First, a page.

7-SPEND A NIGHT AT THE MOVIES in front of your TV, revisiting a jewelry film classic. In 2017, we recommended Hitchcock’s Rear Window and for 2018 we recommend another Hitchcock film. A Cartier diamond bracelet features against the far darker backdrop of the World War II psychological drama Lifeboat (1944) based on a John Steinbeck story. In the first scene, ‘Constance Porter’ (Tallulah Bankhead) appears in a lifeboat, amid a group of other survivors from a torpedoed ship, wearing a Cartier diamond bracelet. A famous reporter, she also has a camera, a fur coat, a gold cigarette case, a typewriter, a pocket flask of whiskey, and a handbag surrounding her. Her possessions gradually turn into necessities for survival, rather than the luxury items they once were. ‘Connie’ uses her coat to keep a shell-shocked woman warm; her gold lighter sterilizes the knife that is used to amputate a passenger’s leg. Eventually, the one possession she has left that she can offer the castaways—who are at this point starving—is the diamond bracelet. A gift from her first husband, it had functioned as a good luck charm for fifteen years. The survivors want to catch fish, but realize they do not have anything to use as bait. ‘Connie’ removes the bracelet from her wrist and says: “Sure we have bait—my Cartier!” When one of the passengers asks, “are you kidding?” she remarks, “Kidding my foot, I’m starving. “…More conversation ensues and Connie adds, “I can recommend the bait. I ought to know… I bit on it myself.” She then looks on, laughing; as the bracelet is washed away just at the point they think they have caught a fish. It’s one of those films that you should own in your movie library.

A still from the Cartier Bracelet scene in Hitchcock’s Lifeboat

The next three are holdouts from last year with a few minor updates but we still believe wholeheartedly in these for 2018


Breathe new life into a piece of jewelry or two that lays deeps within the dark recesses of your jewelry box. For example, if you lost one of a pair of earrings and have been toying with the idea of turning the remaining one into a pendant, but haven’t gotten around to it, then think of creating a mismatched earring to wear in the other ear and be on trend with the times. Or you can go for something more striking by re-fashioning it into a ring like this fire opal and rose diamond cluster ring with a simple shank. You can wear alone or stack with other rings and you might never miss the fact that it once had a mate.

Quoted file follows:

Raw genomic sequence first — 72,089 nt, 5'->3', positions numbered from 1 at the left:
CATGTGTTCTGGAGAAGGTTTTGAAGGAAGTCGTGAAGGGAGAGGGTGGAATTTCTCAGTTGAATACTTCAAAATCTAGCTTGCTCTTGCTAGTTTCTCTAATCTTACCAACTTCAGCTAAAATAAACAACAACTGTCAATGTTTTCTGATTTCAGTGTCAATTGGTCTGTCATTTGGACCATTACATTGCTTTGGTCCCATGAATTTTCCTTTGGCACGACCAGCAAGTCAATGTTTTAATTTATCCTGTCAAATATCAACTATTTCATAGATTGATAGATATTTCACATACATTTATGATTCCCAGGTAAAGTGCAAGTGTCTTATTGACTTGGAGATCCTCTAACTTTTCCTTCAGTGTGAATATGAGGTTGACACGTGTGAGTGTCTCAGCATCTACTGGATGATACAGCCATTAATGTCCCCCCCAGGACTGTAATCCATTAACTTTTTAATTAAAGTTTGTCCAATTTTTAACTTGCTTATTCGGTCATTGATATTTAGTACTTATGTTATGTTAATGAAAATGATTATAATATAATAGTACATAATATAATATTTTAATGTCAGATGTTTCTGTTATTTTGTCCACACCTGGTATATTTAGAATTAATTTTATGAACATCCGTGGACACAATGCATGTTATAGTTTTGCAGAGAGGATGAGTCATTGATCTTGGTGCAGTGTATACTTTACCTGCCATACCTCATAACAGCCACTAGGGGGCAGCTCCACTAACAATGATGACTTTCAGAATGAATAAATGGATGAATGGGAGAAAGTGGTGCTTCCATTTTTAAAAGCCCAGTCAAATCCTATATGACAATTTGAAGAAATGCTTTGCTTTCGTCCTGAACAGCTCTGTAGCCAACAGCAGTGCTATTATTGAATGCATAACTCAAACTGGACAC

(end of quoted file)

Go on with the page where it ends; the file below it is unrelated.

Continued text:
Or…If you have pearls that are desperately in need of restringing like I did (mine are ultra long) you can choose a subtle contrasting color thread rather than a matching one, add an odd pearl into the mix and perhaps another element such as a brooch which can clip strand into place if you wear it graduated two or three times. Here I have chosen a Lene Vibe pearl with small gold flowers and diamonds and an Art Nouveau dragonfly brooch in a textured gold with demantoid garnets.

Additionally, you could ask the multi-talented Mizuki to create a ring like this one she designed as a one-of-a-kind for her collection. If there is a pearl that might have been handed down to you but that sits in your jewelry box, allow Mizuki  to work her magic to creates a modern style like this ring.


This year, why not add the antique or retro piece that has been haunting your dreams to your collection. If you are a consummate collector, then it might be time to invest in the big-ticket item from the time period you have built your pieces around, rather than similar styles to those you already own. Not only are authentic pieces sound investments—many of them appreciating with time—they have provenance and sentimentality behind them. Many dealers and antique stores offer a layaway policy so if you cannot purchase it outright, you can pay it in installments over a period of time and then you will be secure in the fact that you aren’t going to lose it to another collector, like some of the other jewels you let ‘get away’.

I let this rare and exceptional piece at Humphrey Butler get away at the Las Vegas Antique Jewelry & Watch Show. It is a memorial pendant of a bloodstone on the front, with a flaming double heart representing burning passion, encircled by a gold serpent, which symbolizes eternal love. The back is an enamel open book on a black background with an inscription inside the book that reads “Thy Love I knew  Thy Loss Deplore”, encased in glass. And I am still dreaming about it. Don’t let this happen to you.


Or at least… wear it. Too many of us, lock our ‘good’ jewelry away in the safe –only to take pieces out for special occasions. But why own them, if we aren’t going to wear them. Think like the leading ladies of Hollywood in its heyday—collectors like Joan Crawford, Mary Pickford, Paulette Goddard, Merle Oberon and the one and only Elizabeth Taylor –they didn’t stash their favorites away—they wore them happily and so should we! Just not all together!

Soldby Spicer-Warin, I am hoping this Art Deco diamond and ruby necklace is taken and worn as much as possible by the proud owner